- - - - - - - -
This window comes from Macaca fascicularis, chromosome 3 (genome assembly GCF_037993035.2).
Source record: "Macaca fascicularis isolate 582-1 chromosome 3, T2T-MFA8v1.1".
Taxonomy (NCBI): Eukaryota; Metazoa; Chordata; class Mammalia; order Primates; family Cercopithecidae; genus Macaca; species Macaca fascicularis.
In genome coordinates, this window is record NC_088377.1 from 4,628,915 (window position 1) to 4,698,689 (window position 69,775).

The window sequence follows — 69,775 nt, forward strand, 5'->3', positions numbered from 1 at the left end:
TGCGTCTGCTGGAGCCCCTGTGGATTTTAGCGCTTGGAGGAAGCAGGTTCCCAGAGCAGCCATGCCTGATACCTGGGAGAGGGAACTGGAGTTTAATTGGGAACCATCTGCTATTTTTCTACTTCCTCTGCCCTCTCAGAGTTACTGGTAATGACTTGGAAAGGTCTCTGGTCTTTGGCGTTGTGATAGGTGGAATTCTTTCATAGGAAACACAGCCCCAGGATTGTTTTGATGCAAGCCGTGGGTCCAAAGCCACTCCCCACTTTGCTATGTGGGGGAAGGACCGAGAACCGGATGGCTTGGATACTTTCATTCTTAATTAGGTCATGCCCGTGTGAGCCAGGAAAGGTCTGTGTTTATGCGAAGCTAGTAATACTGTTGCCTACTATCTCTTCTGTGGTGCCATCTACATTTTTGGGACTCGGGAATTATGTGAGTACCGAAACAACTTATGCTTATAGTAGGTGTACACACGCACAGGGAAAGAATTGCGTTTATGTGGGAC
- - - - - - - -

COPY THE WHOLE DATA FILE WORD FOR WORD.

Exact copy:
This window comes from Macaca fascicularis, chromosome 3 (genome assembly GCF_037993035.2).
Source record: "Macaca fascicularis isolate 582-1 chromosome 3, T2T-MFA8v1.1".
Taxonomy (NCBI): Eukaryota; Metazoa; Chordata; class Mammalia; order Primates; family Cercopithecidae; genus Macaca; species Macaca fascicularis.
In genome coordinates, this window is record NC_088377.1 from 4,628,915 (window position 1) to 4,698,689 (window position 69,775).

The window sequence follows — 69,775 nt, forward strand, 5'->3', positions numbered from 1 at the left end:
TGCGTCTGCTGGAGCCCCTGTGGATTTTAGCGCTTGGAGGAAGCAGGTTCCCAGAGCAGCCATGCCTGATACCTGGGAGAGGGAACTGGAGTTTAATTGGGAACCATCTGCTATTTTTCTACTTCCTCTGCCCTCTCAGAGTTACTGGTAATGACTTGGAAAGGTCTCTGGTCTTTGGCGTTGTGATAGGTGGAATTCTTTCATAGGAAACACAGCCCCAGGATTGTTTTGATGCAAGCCGTGGGTCCAAAGCCACTCCCCACTTTGCTATGTGGGGGAAGGACCGAGAACCGGATGGCTTGGATACTTTCATTCTTAATTAGGTCATGCCCGTGTGAGCCAGGAAAGGTCTGTGTTTATGCGAAGCTAGTAATACTGTTGCCTACTATCTCTTCTGTGGTGCCATCTACATTTTTGGGACTCGGGAATTATGTGAGTACCGAAACAACTTATGCTTATAGTAGGTGTACACACGCACAGGGAAAGAATTGCGTTTATGTGGGAC